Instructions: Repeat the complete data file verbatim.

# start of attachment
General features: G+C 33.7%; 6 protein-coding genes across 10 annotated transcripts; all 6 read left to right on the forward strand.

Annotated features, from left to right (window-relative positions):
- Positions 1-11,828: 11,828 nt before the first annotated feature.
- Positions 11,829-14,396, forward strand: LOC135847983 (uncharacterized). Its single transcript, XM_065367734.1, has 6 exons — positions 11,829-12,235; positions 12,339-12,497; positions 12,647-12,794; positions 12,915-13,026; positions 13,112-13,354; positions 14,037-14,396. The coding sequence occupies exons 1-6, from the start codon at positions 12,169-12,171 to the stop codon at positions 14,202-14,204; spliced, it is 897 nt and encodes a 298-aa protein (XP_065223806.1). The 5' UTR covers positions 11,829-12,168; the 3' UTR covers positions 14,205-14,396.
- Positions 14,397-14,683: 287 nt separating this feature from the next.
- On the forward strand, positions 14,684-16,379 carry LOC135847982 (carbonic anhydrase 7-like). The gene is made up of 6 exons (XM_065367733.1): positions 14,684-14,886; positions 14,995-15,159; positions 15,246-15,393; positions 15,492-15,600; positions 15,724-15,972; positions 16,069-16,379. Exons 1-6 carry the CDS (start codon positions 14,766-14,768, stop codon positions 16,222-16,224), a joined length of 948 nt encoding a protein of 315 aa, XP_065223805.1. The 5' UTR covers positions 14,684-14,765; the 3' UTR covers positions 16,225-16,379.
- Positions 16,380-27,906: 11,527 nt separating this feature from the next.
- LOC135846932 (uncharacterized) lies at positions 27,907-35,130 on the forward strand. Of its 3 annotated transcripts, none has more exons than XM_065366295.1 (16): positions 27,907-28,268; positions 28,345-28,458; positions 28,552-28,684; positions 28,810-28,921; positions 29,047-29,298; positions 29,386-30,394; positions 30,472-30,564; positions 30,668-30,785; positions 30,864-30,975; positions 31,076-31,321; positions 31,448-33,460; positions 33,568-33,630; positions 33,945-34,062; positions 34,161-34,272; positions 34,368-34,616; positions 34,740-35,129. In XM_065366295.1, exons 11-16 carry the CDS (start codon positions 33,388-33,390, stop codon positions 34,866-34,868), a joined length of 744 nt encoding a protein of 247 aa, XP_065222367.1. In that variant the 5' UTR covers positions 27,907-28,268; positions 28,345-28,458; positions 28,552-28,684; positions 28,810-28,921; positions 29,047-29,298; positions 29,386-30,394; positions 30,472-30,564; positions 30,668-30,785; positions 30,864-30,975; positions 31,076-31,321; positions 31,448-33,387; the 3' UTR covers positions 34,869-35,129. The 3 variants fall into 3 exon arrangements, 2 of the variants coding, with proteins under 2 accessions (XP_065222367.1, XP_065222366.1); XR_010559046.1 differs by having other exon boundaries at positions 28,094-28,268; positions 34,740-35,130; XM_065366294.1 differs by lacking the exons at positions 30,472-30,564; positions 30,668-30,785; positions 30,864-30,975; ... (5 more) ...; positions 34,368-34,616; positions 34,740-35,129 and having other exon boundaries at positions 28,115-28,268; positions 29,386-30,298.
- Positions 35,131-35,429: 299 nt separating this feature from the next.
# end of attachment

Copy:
General features: G+C 33.7%; 6 protein-coding genes across 10 annotated transcripts; all 6 read left to right on the forward strand.

Annotated features, from left to right (window-relative positions):
- Positions 1-11,828: 11,828 nt before the first annotated feature.
- Positions 11,829-14,396, forward strand: LOC135847983 (uncharacterized). Its single transcript, XM_065367734.1, has 6 exons — positions 11,829-12,235; positions 12,339-12,497; positions 12,647-12,794; positions 12,915-13,026; positions 13,112-13,354; positions 14,037-14,396. The coding sequence occupies exons 1-6, from the start codon at positions 12,169-12,171 to the stop codon at positions 14,202-14,204; spliced, it is 897 nt and encodes a 298-aa protein (XP_065223806.1). The 5' UTR covers positions 11,829-12,168; the 3' UTR covers positions 14,205-14,396.
- Positions 14,397-14,683: 287 nt separating this feature from the next.
- On the forward strand, positions 14,684-16,379 carry LOC135847982 (carbonic anhydrase 7-like). The gene is made up of 6 exons (XM_065367733.1): positions 14,684-14,886; positions 14,995-15,159; positions 15,246-15,393; positions 15,492-15,600; positions 15,724-15,972; positions 16,069-16,379. Exons 1-6 carry the CDS (start codon positions 14,766-14,768, stop codon positions 16,222-16,224), a joined length of 948 nt encoding a protein of 315 aa, XP_065223805.1. The 5' UTR covers positions 14,684-14,765; the 3' UTR covers positions 16,225-16,379.
- Positions 16,380-27,906: 11,527 nt separating this feature from the next.
- LOC135846932 (uncharacterized) lies at positions 27,907-35,130 on the forward strand. Of its 3 annotated transcripts, none has more exons than XM_065366295.1 (16): positions 27,907-28,268; positions 28,345-28,458; positions 28,552-28,684; positions 28,810-28,921; positions 29,047-29,298; positions 29,386-30,394; positions 30,472-30,564; positions 30,668-30,785; positions 30,864-30,975; positions 31,076-31,321; positions 31,448-33,460; positions 33,568-33,630; positions 33,945-34,062; positions 34,161-34,272; positions 34,368-34,616; positions 34,740-35,129. In XM_065366295.1, exons 11-16 carry the CDS (start codon positions 33,388-33,390, stop codon positions 34,866-34,868), a joined length of 744 nt encoding a protein of 247 aa, XP_065222367.1. In that variant the 5' UTR covers positions 27,907-28,268; positions 28,345-28,458; positions 28,552-28,684; positions 28,810-28,921; positions 29,047-29,298; positions 29,386-30,394; positions 30,472-30,564; positions 30,668-30,785; positions 30,864-30,975; positions 31,076-31,321; positions 31,448-33,387; the 3' UTR covers positions 34,869-35,129. The 3 variants fall into 3 exon arrangements, 2 of the variants coding, with proteins under 2 accessions (XP_065222367.1, XP_065222366.1); XR_010559046.1 differs by having other exon boundaries at positions 28,094-28,268; positions 34,740-35,130; XM_065366294.1 differs by lacking the exons at positions 30,472-30,564; positions 30,668-30,785; positions 30,864-30,975; ... (5 more) ...; positions 34,368-34,616; positions 34,740-35,129 and having other exon boundaries at positions 28,115-28,268; positions 29,386-30,298.
- Positions 35,131-35,429: 299 nt separating this feature from the next.